Unless believers repentBy Emily Beckett Published 9:37am Monday, June 24, 2013
By Charles Christmas
My last column was the first of four in a mini-series on “Unless We Repent.” The definition of repent is “to turn from and turn to: to turn around, change your mind and your direction.” The simple Bible truth of that column was this: without repenting there is no receiving of the forgiveness, acceptance and the new birth made possible for all by the death, burial and resurrection of Jesus Christ. (You can refer to that column, or any of my previous columns, online: Clanton Advertiser, write in the right top search space, “Charles Christmas”, and scroll down.)
The simple Bible truth of today’s column is that repenting at the beginning of the Christian life is only the beginning of “turning” for the believer. The Book of Ephesians might well be called “The Believers’ Simple Guide for Repenting.” The first three chapters could be called “An Explanation of the Saving Experience” and the last three chapters, “The Believers Guide to the Changed Life.” Using the definition in the above paragraph, let’s examine some ways in which a believer must repent after he or she is saved. These “turnings” and “changes” can be found by simply meditating on chapters 4, 5 and 6 of the Book of Ephesians and some of them are as follows:
Put off the old self and put on the new self. Turn from the former mind-set of darkness, ignorance, lust, sensuality and rebellion against God; turn to a new attitude of your mind to be like God in true righteousness and be different. Turn from lying and speak the truth. Turn quickly from anger, bitterness, rage, brawling, slander and every form of malice; turn to kindness, compassion, and forgiveness, just as in Christ God has forgiven you. Turn away from stealing (any of the ways of taking from others) to being one who gives to others. Work diligently to purposefully earn and have something to share with those in need. Turn away from unwholesome, obscene, foolish talk and coarse joking, and use your tongue for building others up according to their need and for giving of thanks and praise to God. Turn away from lust, sexual immorality, impurity and greed; turn to imitating God’s love toward others just as Christ loved us and gave himself up for us. Turn away from wasting time by being a fool and make the most of every opportunity to know and do God’s will. Turn away from seeking an additional “higher experience beyond normal” from alcohol and drugs and seek “a higher experience beyond normal” by being controlled by the Holy Spirit. Turn away from a self-centered dominance in relationships and experience a loving submission with others (including relating to a marriage partner). Turn away from disobedience and dishonor toward parents and go in the direction of obeying and honoring. As a father, turn away from contrary actions and attitude toward your children and set before then a Christ-like example and the teachings of Jesus. As an employee, turn away from lesser attitudes and actions in your work and do your labor as if you were being employed by the Lord Jesus Christ. If you are responsible for persons working under you, be an overseer ever remembering Jesus Christ is your overseer.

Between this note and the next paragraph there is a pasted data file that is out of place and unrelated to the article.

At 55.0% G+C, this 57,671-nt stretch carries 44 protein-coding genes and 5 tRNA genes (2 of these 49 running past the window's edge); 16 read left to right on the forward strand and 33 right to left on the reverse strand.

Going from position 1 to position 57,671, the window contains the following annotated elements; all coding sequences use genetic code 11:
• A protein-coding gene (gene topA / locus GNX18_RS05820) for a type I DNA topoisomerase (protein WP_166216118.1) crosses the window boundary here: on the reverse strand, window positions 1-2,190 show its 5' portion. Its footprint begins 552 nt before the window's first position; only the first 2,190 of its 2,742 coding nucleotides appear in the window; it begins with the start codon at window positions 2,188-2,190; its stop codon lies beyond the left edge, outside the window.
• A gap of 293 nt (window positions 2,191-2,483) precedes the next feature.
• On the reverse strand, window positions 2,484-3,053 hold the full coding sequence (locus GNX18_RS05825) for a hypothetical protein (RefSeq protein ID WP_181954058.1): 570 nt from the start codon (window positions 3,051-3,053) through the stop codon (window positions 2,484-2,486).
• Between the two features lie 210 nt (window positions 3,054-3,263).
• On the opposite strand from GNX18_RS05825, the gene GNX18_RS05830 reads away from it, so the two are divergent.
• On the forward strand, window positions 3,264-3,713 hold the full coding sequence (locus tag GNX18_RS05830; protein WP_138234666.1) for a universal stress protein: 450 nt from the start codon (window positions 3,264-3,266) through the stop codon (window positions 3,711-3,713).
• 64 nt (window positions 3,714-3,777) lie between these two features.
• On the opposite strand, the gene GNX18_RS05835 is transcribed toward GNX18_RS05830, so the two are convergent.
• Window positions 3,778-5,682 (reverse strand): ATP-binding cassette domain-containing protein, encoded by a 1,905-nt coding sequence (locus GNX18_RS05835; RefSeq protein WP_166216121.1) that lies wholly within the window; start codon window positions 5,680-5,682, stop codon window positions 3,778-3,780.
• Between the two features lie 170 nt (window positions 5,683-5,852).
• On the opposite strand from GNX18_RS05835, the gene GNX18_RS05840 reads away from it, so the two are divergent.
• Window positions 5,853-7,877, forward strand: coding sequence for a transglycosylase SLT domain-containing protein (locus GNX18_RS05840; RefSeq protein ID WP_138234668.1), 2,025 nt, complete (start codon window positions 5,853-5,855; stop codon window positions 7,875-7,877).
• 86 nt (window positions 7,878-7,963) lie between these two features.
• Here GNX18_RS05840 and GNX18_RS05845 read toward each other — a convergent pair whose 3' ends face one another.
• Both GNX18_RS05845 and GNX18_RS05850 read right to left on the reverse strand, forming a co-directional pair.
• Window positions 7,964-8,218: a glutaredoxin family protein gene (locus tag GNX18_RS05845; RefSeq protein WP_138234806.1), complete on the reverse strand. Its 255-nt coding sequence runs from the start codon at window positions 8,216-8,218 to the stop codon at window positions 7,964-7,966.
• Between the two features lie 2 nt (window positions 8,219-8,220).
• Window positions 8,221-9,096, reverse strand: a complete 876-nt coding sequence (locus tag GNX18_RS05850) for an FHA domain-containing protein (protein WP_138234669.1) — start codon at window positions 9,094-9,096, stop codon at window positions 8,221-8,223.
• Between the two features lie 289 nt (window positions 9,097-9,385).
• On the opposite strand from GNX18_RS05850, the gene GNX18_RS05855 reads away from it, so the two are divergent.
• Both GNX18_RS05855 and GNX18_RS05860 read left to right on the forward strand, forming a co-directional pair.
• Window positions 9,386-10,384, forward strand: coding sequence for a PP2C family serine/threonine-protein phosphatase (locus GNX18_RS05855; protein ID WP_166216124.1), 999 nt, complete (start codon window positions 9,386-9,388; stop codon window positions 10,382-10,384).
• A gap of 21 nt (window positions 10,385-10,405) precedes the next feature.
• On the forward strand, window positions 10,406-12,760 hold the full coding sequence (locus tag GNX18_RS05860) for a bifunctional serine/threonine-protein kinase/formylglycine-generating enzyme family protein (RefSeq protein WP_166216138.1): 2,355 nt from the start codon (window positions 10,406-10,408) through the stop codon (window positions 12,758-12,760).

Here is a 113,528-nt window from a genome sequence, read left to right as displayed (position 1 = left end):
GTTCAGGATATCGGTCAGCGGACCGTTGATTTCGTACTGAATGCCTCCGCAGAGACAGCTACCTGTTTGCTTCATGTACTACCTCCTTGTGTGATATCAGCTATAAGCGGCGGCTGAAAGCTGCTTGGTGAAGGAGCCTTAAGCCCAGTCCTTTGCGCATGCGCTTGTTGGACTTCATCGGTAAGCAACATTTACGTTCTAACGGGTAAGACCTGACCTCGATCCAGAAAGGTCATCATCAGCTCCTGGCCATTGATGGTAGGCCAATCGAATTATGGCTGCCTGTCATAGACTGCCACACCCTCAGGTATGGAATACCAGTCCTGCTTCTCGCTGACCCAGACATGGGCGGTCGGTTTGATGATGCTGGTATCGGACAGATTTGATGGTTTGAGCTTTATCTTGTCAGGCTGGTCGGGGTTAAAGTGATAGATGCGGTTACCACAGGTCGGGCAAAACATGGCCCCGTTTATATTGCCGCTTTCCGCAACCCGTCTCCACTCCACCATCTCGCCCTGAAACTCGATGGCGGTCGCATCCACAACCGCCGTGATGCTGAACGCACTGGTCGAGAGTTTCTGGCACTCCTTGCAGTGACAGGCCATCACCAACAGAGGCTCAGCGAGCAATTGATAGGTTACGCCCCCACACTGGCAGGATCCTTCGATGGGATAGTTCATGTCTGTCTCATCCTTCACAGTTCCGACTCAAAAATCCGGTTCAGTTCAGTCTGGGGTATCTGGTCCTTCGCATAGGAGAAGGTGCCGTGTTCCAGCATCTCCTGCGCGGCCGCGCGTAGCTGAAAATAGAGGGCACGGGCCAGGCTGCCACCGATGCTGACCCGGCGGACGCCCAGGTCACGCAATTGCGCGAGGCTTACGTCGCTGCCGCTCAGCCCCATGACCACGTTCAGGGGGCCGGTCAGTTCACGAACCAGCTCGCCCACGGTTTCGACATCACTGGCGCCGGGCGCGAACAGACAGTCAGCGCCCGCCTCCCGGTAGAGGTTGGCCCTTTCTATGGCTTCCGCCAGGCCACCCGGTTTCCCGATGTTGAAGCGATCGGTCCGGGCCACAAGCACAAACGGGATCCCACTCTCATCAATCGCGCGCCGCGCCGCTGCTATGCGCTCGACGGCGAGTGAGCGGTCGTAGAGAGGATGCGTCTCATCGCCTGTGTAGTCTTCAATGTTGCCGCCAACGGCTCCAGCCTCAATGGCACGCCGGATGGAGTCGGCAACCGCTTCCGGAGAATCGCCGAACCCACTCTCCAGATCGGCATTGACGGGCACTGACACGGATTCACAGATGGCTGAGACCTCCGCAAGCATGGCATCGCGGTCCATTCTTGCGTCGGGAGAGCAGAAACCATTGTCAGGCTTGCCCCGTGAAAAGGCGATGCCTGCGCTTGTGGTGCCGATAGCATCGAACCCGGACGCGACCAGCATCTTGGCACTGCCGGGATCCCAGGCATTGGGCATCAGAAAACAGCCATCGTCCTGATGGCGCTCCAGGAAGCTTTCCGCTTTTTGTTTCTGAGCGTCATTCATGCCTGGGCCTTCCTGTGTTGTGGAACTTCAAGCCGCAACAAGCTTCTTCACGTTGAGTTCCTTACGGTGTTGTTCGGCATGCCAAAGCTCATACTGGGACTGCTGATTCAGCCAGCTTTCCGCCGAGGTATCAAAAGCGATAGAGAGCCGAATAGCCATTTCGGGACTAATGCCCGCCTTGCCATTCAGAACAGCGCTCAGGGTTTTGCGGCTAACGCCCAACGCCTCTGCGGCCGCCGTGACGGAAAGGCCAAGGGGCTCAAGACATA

So, what if believers do not continue to repent, turn and change? They miss the very purpose for being saved. We were saved to be a part of the answer, not the problem; to be the light of the world, not the darkness; to be salt, not tasteless calcium; to be attractive, not repulsive; to be free, not to be enslaved; to be a recommendation, not a shameful misrepresentation; and to be a joy to the Father, not a disappointment.
God is a loving father to his believing, saved children. He continues to call us to change our minds, turn, turn around, change and go in his direction. He does this for our own peace and joy and profit. Every time we meditate in the Word of God, hear a sermon, sit in a Bible class, remember Bible teachings or think of an exemplary Christian, it is a call from God to change or apply in a personal corrective way. You, as the in-flight pilot of the plane of your personal life, are called upon by the Lord to make in-flight course corrections as they are needed.
—Charles Christmas is a religion columnist for The Clanton Advertiser. His column appears each Thursday.